L and M are the only characters in the book who aren’t given proper names. There’s Tony, M’s prematurely white-haired, ethnically indeterminate husband; Justine, her mousy, semi-estranged daughter from a previous relationship; Kurt, Justine’s foolish, ill-at-ease paramour; and Brett, L’s young and beautiful companion who may, or may not, be his lover. This cast has gathered on an unidentified island where they are awaiting some non-specific global catastrophe from whose effects money and circumstance have rendered them exempt. The book must have been all but complete before the outbreak of Covid-19; perhaps Cusk’s fictional disaster is prescient, or coincidental. But it’s not difficult to imagine her adding the handful of sentences that refer to this impending disaster as she attended to her page proofs. Either way, it’s a perfect example of M’s perverse mode of narration: big events are hinted at, but revealed only at a remove – if at all.
The story begins in Paris, where M encounters a poster of one of L’s early self-portraits advertising an exhibition. When she goes to see the show, she is moved by his work’s ‘aura of absolute freedom’, a fundamentally male freedom that ‘belongs likewise to most representations of the world and of our human experience within it’. Her reaction is profound: ‘From that moment, I ceased to be immersed in the story of my life and became distinct from it.’ That night, on a train, she sees a demonic male figure, ‘yellow and bloated with bloodshot bile-coloured eyes’, caressing a female child, ‘a shocking little creature … barely clothed’. She feels she should save the child from this devil, but does nothing; ‘perhaps,’ she writes, if she’d acted, ‘all the things that happened afterwards wouldn’t have occurred.’ It’s a long time before we learn what things M is talking about. (The devil-man does not reappear.)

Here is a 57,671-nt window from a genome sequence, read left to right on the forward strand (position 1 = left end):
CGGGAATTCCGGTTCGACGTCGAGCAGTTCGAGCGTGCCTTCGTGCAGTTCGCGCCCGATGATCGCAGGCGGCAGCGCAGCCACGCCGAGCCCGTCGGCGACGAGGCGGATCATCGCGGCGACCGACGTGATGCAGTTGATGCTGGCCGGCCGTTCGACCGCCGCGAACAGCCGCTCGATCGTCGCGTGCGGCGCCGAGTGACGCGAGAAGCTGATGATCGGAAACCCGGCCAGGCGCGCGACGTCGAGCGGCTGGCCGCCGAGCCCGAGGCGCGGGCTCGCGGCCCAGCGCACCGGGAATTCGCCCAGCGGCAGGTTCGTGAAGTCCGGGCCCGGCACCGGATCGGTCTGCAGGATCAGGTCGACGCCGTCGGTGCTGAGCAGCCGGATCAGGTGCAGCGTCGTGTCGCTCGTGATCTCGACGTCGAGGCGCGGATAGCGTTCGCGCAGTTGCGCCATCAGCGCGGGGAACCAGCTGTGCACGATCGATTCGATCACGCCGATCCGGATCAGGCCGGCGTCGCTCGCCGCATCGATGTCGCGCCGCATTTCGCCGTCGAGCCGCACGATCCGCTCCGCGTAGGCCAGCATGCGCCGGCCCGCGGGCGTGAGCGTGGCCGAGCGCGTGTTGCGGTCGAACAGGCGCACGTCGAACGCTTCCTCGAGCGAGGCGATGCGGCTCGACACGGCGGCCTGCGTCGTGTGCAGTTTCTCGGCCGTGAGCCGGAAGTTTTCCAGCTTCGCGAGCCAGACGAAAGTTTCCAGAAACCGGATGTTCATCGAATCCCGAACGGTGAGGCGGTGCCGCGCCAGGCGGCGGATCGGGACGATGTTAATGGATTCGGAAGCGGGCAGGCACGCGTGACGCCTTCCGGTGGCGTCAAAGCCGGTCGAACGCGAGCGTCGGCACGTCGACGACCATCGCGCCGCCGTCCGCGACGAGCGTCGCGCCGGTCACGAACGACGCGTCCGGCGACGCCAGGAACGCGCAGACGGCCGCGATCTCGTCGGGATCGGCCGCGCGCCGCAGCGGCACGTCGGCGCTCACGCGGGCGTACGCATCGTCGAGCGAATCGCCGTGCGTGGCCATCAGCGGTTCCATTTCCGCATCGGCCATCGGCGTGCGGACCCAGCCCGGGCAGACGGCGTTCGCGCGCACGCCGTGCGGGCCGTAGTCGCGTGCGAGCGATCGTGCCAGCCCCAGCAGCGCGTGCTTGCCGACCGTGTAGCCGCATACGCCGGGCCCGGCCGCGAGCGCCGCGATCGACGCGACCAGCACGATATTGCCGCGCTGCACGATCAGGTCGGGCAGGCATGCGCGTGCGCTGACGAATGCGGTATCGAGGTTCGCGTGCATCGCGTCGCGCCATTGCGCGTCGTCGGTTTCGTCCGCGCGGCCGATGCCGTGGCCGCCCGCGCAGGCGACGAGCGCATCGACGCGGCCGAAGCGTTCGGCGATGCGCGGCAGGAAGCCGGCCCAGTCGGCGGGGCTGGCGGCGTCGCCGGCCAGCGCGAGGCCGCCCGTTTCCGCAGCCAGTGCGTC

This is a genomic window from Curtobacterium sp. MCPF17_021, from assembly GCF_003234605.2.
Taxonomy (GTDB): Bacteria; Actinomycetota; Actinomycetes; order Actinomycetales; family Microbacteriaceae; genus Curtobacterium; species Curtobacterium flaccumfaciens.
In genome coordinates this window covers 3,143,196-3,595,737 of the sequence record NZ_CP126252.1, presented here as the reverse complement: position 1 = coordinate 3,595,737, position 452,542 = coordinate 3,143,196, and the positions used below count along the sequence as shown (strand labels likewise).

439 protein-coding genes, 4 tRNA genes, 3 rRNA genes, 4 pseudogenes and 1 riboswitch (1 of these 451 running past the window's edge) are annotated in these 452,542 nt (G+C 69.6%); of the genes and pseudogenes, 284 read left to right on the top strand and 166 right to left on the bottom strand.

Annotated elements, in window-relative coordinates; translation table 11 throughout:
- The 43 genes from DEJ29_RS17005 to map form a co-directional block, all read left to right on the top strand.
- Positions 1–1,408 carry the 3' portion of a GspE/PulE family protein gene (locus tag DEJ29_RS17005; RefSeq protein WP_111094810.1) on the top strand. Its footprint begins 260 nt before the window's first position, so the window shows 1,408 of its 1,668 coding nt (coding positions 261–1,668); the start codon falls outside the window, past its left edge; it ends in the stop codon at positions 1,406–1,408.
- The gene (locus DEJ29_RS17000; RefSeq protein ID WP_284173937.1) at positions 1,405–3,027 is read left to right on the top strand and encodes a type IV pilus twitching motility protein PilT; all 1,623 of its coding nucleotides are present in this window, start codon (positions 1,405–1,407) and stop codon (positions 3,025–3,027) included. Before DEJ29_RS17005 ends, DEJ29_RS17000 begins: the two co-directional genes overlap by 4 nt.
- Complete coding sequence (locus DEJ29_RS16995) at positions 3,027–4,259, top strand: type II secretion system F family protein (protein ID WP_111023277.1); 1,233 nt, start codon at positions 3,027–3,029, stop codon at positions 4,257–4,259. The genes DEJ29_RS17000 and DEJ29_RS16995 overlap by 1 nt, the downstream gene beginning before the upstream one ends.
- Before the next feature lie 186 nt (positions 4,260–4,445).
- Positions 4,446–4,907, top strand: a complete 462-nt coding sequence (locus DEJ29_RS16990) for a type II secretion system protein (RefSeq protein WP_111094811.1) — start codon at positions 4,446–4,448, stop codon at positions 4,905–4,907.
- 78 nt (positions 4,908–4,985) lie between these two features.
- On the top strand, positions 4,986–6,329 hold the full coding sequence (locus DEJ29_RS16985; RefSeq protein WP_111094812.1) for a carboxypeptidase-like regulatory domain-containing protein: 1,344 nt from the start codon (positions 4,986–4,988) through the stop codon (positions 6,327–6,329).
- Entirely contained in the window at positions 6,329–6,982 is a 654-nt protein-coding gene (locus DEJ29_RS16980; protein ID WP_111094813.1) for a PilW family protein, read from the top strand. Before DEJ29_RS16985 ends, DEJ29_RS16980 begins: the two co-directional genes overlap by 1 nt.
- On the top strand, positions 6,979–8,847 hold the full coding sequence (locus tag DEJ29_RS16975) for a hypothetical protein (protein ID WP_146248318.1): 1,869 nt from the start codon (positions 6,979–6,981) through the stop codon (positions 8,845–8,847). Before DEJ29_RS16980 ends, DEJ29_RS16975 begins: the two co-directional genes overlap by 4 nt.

M becomes obsessed with the idea of L visiting herself and Tony on their remote, marshy estate. They have constructed a guest house, an outbuilding they call ‘the second place’. M writes to L, inviting him to stay. He should paint, she tells him, the gloomy and inscrutable marsh. Other guests have tried and failed; ‘what they end up painting is the contents of their own mind.’ After an outright refusal, followed by a broken promise, L finally decides to join them, but M, expecting him to arrive alone, is mortified when he brings Brett along.
What M wants from L is the mystery at the heart of the novel. At times it seems her interest in him is sexual, despite her horror of her own body (‘I had grown up disgusted by my physical self’); at other times she treats him like a child, and later, when he becomes ill, like a parent in decline. L insults her in word and deed. He condescends to her ‘little books’ and asks: ‘Why do you play at being a woman?’ He paints portraits of everyone on the island except her. All the relationships in the novel have something of the same ambiguity: Justine is first intimidated and then transformed by the glamorous Brett while growing apart from the lazy and abusive Kurt; Kurt first plays at being a surrogate son to Tony, then pivots to an obsession with L, which culminates in his sudden desire to write a novel. He reads aloud from this work in progress, a lurid fantasy, for two interminable hours while the others listen in horror. (In future, at literary readings, I will have to bite my tongue so as not to repeat L’s caustic riposte: ‘My time belongs to me. Be careful what you ask people to endure.’)